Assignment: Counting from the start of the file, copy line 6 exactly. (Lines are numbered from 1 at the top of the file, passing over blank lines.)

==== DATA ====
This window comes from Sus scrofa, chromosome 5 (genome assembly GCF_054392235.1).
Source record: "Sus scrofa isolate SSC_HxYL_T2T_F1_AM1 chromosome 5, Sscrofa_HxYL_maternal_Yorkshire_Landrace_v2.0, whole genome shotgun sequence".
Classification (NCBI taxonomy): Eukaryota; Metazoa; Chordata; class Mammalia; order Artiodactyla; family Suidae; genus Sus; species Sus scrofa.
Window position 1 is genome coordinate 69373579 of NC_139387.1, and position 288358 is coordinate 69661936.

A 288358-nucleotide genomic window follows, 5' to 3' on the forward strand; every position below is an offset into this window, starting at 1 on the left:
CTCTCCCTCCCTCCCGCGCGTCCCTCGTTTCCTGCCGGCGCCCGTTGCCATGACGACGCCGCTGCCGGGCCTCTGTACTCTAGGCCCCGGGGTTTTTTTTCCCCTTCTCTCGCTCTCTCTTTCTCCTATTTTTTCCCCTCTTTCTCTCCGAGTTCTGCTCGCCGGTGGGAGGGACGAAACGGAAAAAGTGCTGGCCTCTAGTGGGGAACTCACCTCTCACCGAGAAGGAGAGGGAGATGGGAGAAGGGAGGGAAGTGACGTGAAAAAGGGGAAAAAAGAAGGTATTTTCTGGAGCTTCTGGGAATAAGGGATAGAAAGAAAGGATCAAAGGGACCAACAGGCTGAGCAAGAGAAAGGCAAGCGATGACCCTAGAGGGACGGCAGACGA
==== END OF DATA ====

CTCTCCCTCCCTCCCGCGCGTCCCTCGTTTCCTGCCGGCGCCCGTTGCCATGACGACGCCGCTGCCGGGCCTCTGTACTCTAGGCCCCGGGGTTTTTTTTCCCCTTCTCTCGCTCTCTCTTTCTCCTATTTTTTCCCCTCTTTCTCTCCGAGTTCTGCTCGCCGGTGGGAGGGACGAAACGGAAAAAGTGCTGGCCTCTAGTGGGGAACTCACCTCTCACCGAGAAGGAGAGGGAGATGGGAGAAGGGAGGGAAGTGACGTGAAAAAGGGGAAAAAAGAAGGTATTTTCTGGAGCTTCTGGGAATAAGGGATAGAAAGAAAGGATCAAAGGGACCAACAGGCTGAGCAAGAGAAAGGCAAGCGATGACCCTAGAGGGACGGCAGACGA